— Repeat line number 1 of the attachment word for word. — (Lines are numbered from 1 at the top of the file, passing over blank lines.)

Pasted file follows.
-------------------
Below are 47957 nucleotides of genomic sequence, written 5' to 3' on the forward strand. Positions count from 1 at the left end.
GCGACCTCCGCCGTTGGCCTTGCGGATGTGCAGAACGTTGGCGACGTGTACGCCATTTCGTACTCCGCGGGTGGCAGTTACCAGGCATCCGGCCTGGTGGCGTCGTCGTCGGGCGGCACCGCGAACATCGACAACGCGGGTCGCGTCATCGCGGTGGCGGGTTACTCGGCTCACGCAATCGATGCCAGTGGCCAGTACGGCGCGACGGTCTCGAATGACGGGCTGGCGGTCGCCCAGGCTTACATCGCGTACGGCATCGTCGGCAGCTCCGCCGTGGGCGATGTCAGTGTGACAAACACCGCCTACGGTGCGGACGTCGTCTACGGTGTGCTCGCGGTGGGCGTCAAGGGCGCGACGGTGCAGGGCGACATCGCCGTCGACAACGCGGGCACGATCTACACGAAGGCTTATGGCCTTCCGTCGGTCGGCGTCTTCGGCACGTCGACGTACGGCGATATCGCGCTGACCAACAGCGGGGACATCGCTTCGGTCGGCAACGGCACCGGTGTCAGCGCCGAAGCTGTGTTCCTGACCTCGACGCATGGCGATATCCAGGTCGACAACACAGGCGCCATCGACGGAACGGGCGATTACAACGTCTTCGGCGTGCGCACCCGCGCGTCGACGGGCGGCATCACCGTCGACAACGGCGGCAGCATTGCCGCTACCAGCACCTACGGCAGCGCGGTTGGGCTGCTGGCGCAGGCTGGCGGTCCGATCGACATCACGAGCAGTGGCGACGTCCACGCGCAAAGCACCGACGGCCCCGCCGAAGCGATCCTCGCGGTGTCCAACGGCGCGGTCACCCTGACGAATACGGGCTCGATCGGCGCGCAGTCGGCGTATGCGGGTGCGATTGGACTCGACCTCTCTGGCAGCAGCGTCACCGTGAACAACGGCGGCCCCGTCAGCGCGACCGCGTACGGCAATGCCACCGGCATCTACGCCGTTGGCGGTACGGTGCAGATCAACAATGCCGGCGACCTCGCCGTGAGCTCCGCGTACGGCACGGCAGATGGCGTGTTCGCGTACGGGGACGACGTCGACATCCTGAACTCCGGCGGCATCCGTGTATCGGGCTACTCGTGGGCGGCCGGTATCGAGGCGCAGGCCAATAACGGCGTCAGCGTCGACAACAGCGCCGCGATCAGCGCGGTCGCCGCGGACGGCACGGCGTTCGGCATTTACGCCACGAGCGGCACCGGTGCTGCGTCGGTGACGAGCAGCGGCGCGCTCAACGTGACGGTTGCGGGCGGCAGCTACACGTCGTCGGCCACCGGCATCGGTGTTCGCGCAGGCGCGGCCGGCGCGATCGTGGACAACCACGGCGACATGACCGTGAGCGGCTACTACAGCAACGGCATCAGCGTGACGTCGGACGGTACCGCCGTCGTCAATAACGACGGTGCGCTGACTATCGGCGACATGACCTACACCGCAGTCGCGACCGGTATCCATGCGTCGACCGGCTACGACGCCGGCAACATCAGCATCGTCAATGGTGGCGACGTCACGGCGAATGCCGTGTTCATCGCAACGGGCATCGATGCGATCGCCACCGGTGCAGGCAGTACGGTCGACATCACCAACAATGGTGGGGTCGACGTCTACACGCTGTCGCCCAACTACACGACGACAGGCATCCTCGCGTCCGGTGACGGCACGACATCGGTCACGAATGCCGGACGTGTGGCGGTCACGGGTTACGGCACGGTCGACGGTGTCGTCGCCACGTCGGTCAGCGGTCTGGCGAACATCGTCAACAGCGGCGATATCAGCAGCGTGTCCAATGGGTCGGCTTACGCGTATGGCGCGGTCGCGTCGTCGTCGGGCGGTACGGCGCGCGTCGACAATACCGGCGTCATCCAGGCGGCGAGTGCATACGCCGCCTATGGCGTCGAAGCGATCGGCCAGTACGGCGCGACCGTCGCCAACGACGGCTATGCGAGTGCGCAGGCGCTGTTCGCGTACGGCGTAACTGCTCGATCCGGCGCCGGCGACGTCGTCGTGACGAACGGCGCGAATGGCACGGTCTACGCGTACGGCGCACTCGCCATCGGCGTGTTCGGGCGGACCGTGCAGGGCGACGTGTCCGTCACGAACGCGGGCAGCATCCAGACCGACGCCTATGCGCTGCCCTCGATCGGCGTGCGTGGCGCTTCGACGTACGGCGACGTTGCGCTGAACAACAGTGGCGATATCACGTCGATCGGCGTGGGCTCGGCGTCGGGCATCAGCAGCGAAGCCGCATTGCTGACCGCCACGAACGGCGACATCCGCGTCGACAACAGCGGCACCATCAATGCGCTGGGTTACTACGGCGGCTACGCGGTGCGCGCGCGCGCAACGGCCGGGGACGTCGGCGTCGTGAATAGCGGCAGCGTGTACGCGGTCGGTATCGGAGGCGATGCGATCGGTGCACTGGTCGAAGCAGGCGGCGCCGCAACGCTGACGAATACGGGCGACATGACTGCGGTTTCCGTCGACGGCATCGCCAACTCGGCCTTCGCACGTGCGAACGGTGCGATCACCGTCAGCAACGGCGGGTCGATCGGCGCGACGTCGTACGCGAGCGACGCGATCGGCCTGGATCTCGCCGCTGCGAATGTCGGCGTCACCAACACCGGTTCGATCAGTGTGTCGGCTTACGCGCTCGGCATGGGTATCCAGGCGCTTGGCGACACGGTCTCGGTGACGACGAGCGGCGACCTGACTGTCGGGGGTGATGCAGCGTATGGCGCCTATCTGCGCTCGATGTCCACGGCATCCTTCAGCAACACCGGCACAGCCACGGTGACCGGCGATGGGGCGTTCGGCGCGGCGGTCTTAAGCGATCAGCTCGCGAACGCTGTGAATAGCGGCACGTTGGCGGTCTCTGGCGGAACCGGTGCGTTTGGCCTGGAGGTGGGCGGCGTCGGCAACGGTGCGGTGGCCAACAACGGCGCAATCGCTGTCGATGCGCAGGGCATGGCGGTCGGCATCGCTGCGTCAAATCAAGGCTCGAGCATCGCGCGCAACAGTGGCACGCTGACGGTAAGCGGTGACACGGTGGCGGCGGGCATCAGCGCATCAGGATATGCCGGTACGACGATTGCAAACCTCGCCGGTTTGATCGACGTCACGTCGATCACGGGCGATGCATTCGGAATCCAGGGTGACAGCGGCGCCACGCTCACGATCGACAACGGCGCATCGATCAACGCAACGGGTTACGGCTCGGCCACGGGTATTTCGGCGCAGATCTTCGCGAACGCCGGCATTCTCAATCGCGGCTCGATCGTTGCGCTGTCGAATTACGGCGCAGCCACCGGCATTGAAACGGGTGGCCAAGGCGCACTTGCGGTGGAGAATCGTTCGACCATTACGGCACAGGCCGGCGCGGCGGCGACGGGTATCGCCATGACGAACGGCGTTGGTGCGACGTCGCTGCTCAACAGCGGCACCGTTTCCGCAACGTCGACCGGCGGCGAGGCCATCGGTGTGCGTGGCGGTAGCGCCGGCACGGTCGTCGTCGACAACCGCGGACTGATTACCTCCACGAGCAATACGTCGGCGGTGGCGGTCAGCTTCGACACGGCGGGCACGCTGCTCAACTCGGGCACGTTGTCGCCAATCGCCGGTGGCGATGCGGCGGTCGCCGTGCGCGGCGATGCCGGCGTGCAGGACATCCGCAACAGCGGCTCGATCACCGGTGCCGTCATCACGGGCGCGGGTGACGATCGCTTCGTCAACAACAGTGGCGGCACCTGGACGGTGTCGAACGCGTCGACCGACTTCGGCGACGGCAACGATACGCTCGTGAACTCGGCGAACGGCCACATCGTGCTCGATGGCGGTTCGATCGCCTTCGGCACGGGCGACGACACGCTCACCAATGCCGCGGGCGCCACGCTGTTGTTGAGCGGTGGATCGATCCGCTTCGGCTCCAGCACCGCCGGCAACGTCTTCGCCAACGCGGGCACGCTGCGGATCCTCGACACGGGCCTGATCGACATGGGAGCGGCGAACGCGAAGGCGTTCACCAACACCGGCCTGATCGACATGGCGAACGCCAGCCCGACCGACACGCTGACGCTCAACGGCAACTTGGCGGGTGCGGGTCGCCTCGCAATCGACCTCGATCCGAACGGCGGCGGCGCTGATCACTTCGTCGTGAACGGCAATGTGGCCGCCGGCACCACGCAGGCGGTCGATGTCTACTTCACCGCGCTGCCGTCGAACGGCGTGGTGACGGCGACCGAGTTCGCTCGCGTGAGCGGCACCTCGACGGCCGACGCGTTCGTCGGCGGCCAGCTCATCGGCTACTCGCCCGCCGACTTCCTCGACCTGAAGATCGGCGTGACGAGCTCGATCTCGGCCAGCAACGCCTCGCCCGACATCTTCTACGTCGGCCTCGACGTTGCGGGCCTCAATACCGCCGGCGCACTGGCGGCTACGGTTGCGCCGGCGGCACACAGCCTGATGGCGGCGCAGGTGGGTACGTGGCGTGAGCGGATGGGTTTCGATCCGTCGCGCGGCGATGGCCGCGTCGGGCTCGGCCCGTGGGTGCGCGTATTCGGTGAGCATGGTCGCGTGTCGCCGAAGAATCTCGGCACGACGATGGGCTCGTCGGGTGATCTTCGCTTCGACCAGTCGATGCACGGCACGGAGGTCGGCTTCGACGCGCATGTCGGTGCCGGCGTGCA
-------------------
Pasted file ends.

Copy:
Below are 47957 nucleotides of genomic sequence, written 5' to 3' on the forward strand. Positions count from 1 at the left end.